Union movement continues to work toward positive social change

NANAIMO – Labour Day an opportunity to look forward to increasing benefits to British Columbians.

By Stephanie Smith

This spring, I had the honour of being elected to lead B.C.’s most diverse union.

The more than 67,000 women and men of the B.C. Government and Service Employees’ Union work in all areas of the province, in a wide variety of roles, making a real difference in their communities.

From childcare to child protection, preventative health care to palliative care, social work to corrections, and so much more – what our members share is a dedication to working together for the benefit of all British Columbians.

Union members want to belong to a movement that can make progressive new policies that B.C. needs, such as $10 a day childcare, a reality.

That’s why this Labour Day, I’d like to also look forward and talk about what we still have left to do. Our province and country are faced with growing income inequality – including a gender wage gap of 26 per cent that is embarrassing. Our young people have the distinction of being the first generation that will be worse off economically than the one that came before.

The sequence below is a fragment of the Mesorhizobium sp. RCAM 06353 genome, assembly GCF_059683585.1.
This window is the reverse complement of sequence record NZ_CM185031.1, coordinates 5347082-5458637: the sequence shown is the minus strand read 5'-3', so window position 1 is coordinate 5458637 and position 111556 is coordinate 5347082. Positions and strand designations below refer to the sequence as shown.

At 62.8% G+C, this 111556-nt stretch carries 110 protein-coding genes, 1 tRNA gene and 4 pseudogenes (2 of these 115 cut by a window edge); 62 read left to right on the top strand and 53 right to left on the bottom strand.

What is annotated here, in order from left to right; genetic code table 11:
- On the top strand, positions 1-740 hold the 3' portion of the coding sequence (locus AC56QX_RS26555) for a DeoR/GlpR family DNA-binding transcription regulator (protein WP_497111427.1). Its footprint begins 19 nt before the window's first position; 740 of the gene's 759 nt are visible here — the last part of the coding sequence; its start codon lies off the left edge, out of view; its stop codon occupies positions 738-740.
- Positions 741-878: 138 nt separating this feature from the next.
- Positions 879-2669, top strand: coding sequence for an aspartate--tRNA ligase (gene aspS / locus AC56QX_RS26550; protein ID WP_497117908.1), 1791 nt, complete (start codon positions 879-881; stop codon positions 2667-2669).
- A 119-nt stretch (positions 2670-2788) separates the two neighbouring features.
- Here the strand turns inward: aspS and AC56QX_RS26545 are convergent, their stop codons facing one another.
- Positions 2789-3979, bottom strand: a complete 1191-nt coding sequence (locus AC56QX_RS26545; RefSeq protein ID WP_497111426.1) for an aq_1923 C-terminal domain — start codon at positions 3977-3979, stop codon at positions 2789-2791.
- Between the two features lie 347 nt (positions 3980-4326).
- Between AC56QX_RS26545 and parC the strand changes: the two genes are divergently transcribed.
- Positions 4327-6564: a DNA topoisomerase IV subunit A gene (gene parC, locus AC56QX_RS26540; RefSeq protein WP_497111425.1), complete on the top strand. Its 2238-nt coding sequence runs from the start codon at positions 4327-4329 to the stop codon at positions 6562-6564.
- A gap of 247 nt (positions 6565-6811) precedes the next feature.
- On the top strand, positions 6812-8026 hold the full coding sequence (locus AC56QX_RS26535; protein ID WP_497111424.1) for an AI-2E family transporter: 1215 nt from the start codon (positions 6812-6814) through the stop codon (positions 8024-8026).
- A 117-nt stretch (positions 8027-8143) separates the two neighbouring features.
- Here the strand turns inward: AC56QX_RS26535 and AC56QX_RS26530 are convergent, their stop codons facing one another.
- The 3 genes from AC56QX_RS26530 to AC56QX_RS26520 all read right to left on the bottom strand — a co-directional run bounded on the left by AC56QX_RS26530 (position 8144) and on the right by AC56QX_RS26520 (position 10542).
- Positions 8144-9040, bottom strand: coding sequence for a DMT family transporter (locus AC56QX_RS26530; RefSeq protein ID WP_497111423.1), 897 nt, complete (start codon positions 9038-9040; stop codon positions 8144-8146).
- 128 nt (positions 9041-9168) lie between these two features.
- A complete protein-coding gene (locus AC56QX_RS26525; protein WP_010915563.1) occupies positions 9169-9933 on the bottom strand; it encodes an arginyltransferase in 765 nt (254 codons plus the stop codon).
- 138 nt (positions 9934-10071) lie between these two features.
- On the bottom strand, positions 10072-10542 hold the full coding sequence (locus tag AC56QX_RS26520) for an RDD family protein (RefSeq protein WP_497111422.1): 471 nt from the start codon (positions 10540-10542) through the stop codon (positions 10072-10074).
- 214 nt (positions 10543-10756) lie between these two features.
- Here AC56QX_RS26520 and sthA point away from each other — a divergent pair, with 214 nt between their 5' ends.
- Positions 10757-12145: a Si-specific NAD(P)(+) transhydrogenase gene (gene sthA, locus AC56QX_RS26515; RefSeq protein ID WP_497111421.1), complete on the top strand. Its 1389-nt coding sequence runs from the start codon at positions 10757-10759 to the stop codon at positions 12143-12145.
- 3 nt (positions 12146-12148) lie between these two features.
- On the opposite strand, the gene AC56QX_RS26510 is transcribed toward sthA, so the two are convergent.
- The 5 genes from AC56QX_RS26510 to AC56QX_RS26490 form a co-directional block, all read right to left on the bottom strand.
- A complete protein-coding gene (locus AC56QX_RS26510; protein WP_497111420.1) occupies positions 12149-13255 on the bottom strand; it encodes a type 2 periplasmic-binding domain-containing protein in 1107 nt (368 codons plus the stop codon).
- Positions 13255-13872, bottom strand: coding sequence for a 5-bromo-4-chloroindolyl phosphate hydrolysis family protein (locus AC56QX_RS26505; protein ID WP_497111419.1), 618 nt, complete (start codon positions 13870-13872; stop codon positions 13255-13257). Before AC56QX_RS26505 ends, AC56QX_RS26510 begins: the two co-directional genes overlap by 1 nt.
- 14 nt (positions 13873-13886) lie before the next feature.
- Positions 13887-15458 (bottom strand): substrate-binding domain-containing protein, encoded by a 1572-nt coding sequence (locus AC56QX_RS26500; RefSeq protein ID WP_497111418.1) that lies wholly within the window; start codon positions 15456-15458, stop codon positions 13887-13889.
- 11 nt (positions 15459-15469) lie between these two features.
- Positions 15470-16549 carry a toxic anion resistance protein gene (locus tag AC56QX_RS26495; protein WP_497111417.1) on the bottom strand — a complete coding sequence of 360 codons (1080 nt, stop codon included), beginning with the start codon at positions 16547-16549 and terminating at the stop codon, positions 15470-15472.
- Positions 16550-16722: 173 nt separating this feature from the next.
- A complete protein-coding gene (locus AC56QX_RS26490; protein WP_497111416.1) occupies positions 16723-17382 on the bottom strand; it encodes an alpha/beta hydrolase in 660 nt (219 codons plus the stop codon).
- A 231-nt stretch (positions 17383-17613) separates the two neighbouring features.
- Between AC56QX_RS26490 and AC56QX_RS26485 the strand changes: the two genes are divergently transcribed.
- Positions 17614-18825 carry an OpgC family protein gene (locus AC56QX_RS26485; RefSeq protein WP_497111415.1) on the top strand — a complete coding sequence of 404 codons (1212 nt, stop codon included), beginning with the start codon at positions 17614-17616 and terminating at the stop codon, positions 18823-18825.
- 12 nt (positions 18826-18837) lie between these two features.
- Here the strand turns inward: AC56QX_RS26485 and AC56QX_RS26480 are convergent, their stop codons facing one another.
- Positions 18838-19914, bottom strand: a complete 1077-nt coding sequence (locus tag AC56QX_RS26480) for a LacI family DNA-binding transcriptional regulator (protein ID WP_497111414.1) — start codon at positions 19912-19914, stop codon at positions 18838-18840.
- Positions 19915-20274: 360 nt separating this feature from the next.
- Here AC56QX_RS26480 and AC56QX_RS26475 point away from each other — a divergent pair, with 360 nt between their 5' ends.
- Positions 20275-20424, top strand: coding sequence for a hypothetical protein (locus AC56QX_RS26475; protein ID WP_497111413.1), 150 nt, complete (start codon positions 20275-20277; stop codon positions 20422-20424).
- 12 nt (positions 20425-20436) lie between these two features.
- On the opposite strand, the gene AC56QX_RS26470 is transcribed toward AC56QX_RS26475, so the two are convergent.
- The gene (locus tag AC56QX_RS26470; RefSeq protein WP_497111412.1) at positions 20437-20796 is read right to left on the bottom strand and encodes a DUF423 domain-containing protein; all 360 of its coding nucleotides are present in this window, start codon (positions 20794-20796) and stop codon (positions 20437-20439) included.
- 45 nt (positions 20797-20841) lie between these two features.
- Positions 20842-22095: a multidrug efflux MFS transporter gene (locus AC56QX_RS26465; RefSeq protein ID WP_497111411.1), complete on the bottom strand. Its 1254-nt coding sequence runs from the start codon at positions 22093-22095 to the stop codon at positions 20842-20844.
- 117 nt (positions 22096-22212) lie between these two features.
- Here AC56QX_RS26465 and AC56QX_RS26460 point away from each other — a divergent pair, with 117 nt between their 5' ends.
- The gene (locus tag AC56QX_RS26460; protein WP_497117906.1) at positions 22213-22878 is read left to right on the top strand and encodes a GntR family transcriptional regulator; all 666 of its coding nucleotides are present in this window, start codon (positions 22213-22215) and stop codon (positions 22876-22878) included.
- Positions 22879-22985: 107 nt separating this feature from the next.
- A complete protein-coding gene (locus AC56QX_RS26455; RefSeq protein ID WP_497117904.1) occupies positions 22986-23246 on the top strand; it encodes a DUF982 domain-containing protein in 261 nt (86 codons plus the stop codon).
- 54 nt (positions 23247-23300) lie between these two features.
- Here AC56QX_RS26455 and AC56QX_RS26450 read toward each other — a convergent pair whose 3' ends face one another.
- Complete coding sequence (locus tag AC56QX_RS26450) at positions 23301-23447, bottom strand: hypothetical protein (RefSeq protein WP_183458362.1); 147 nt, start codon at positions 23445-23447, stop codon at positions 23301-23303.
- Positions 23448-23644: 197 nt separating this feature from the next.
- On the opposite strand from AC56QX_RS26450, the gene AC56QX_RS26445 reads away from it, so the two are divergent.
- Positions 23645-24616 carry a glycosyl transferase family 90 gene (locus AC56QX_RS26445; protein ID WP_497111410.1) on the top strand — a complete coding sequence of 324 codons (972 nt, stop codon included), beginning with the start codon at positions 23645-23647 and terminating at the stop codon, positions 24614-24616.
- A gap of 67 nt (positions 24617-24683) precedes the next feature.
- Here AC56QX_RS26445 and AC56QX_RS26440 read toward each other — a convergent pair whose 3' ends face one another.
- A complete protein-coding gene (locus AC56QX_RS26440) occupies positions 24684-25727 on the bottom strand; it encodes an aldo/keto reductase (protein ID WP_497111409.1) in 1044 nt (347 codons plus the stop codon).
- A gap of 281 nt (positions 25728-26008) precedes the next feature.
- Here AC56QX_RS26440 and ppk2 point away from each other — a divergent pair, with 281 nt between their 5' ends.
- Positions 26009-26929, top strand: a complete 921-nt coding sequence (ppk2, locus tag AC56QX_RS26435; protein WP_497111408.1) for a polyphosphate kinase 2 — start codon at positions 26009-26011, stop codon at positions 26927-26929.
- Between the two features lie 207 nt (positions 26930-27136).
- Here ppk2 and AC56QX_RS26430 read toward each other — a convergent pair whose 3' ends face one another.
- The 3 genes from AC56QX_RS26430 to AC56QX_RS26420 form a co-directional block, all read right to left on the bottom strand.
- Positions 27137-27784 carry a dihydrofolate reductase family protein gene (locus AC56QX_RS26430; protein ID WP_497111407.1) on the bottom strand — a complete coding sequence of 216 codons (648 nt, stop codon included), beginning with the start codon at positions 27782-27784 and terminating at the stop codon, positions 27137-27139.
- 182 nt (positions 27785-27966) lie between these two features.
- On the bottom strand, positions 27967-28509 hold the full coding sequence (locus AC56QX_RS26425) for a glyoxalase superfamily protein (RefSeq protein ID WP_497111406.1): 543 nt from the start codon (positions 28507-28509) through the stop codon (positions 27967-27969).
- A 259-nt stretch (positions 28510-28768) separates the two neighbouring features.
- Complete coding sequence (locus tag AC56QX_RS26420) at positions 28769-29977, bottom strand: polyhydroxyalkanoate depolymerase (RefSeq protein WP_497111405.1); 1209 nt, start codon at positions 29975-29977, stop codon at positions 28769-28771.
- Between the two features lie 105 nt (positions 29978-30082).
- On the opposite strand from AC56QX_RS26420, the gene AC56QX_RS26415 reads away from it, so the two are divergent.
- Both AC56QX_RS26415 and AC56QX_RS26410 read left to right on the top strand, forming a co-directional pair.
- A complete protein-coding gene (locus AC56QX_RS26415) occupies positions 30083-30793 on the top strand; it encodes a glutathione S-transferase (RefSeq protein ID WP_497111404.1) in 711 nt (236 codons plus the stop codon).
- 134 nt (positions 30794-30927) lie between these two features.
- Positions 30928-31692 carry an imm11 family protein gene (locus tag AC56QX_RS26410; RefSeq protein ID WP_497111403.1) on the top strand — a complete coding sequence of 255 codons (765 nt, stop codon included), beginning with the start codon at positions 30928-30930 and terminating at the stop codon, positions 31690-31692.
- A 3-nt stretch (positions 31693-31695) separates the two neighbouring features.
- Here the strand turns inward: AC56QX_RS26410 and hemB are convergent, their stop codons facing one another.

But the labour movement is in a unique position to change all of that. Hundreds of British Columbians lift themselves out of poverty each year by joining unions to achieve collective bargaining rights at their workplace. The wage increases they gain by working together go right back into their local economies, invigorating communities across the province. The increased tax revenues provide funding for the public services on which we all rely.

This is what the labour movement has to offer: strong, united and dynamic communities full of people who care for one another.

When we all band together to demand that vital services be publicly available to everyone – not just those who can afford them – we’ll have a whole new set of victories to celebrate each year at the end of August.

Stephanie Smith is president of the BCGEEU.

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